As of October 2022, you can expect to pay between $0.30 and $0.85 for a Washington Quarter from 1965 in circulated condition. However, on the open market 1964 Washington Quarters in pristine, uncirculated condition can sell for as much as $5250.

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According to the USA coin book, The estimated value of a 1965 quarter in uncirculated (MS+) mint condition is $10 or more.

The Washington quarter was first designed by John Flanagan in 1932 and has become one of the longest-running coin series in United States history. The Washington quarter was struck from a 90% silver composition through 1964. In 1965, circulating Washington quarters were changed to a copper-nickel composition which significantly affects the value of this coin.

Grade
Price
Good
$0.30
Fine
$0.30
Very Fine
$0.30
AU50
$0.40
AU55
$0.50
AU58
$0.75
MS61
$2.50
MS64
$7.50
MS66
$30
MS68
$5,250

In the year 1965, only the Philadelphia mint produced the quarters, the Denver and San Francisco mint did not strike quarters that year. A total of 1,819,717,540 coins were struck at the Philadelphia mint which means a whole lot of these coins were circulated. The 1965 quarter value increases only when the coin is found in Uncirculated condition or when the coin is associated with a planchet error.

Frequently Asked Questions

How can you tell if a 1965 quarter is rare?

Over 1.8 billion 1965 quarters were minted in total, this means there’s a chance you would still find a 1965 quarter in circulation today or maybe in your pocket change, however, what makes a 1965 quarter rare is the circumstance surrounding the coin. If the coin is an error coin it would be tagged as rare and valuable.

One quick example would be the planchet error. The 1965 Washington quarter is supposed to be struck on a planchet that consists of 91.67% Copper – 8.33% Nickel in composition. However, when the coin is struck on a different planchet such as a silver, dime or cent planchet it is considered a rarity and shoots the value upwards.  

What is the error in the 1965 quarter?

The common error in the 1965 quarter is the planchet error, especially the silver planchet error. In 1965 the quarter switched from using silver to clad. Silver 1965 quarters are special because they’re transitional error coins that contain beyond what the coin was supposed to contain.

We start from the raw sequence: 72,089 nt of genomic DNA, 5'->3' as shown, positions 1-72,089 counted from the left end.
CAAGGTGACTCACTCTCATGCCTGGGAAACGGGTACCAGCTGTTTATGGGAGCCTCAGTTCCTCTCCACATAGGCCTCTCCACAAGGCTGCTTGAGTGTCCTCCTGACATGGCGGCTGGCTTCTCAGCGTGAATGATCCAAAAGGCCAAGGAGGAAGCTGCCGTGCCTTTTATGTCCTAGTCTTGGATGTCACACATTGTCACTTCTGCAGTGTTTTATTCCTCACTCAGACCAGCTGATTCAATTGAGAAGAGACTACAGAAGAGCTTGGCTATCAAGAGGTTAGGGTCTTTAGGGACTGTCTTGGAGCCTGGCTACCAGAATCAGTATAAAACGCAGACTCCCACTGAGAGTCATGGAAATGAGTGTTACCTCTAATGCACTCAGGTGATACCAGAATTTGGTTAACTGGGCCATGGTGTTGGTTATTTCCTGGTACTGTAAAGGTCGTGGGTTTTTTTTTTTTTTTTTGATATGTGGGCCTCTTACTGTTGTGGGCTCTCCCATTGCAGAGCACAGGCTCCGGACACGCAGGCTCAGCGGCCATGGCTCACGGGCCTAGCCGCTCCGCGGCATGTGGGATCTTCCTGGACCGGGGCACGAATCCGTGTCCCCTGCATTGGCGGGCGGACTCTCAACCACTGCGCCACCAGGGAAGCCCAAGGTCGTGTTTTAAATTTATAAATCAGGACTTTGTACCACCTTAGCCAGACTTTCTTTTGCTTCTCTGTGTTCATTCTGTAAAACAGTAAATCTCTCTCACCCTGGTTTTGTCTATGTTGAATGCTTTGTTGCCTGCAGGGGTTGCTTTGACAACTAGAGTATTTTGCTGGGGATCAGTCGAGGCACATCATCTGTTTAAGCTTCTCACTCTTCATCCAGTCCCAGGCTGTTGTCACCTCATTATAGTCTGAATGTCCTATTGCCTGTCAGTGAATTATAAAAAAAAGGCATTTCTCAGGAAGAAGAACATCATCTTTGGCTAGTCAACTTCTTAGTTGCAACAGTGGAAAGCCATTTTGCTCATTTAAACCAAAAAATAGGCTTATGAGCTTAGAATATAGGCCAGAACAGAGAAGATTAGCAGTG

A few coins bearing the 1965 were struck on a silver planchet instead of the clad planchet. The number of coins struck in this manner remains unknown, a couple of errors have been discovered as recorded by PCGS.

Where is the mintmark on a 1965 quarter?

The 1965 quarter was minted in the Philadelphia mint, coins struck in this mint did not have mint marks on their obverse or reverse. Only coins in Denver and San Francisco would bear “D” and “S” mint marks respectively.

In 1965 to 1967, quarters were minted with no mint marks, regardless of where they were produced. The “clad era” started in August 1965, when silver was removed from dime and quarter coins.

Are all 1965 quarters silver?

1965 quarters do not contain silver, they were never intended to contain silver. The primary composition of the 1965 Washington Quarter is 91.67% Copper – 8.33% Nickel. However, there’s a chance that your 1965 quarter might actually contain silver in it and that is because an unknown number of 1965 quarters were accidentally struck on a silver planchet.

How many 1965 silver quarters exist?

The Philadelphia mint created a couple of 1965 Silver quarters, however, the total number of accidental coins is unknown. However, more than one 1965 silver quarter has been found and graded by PCGS.

Conclusion

There are a variety of factors that influence the value of coins. Rarity and historical significance are two main deciding factors. The value is also ultimately determined by what the market can bear at the time of sale. An inexperienced collector may not always take these factors into consideration when examining a coin, but it is something to keep in mind if you are interested in making investments on your own.

We hope you have enjoyed reading about the rare and most valuable 1965 quarters ever sold. Whether thinking about collecting quarters for investment or just for fun, it is important to keep in mind the many factors that influence value. An informed collector is a good collector!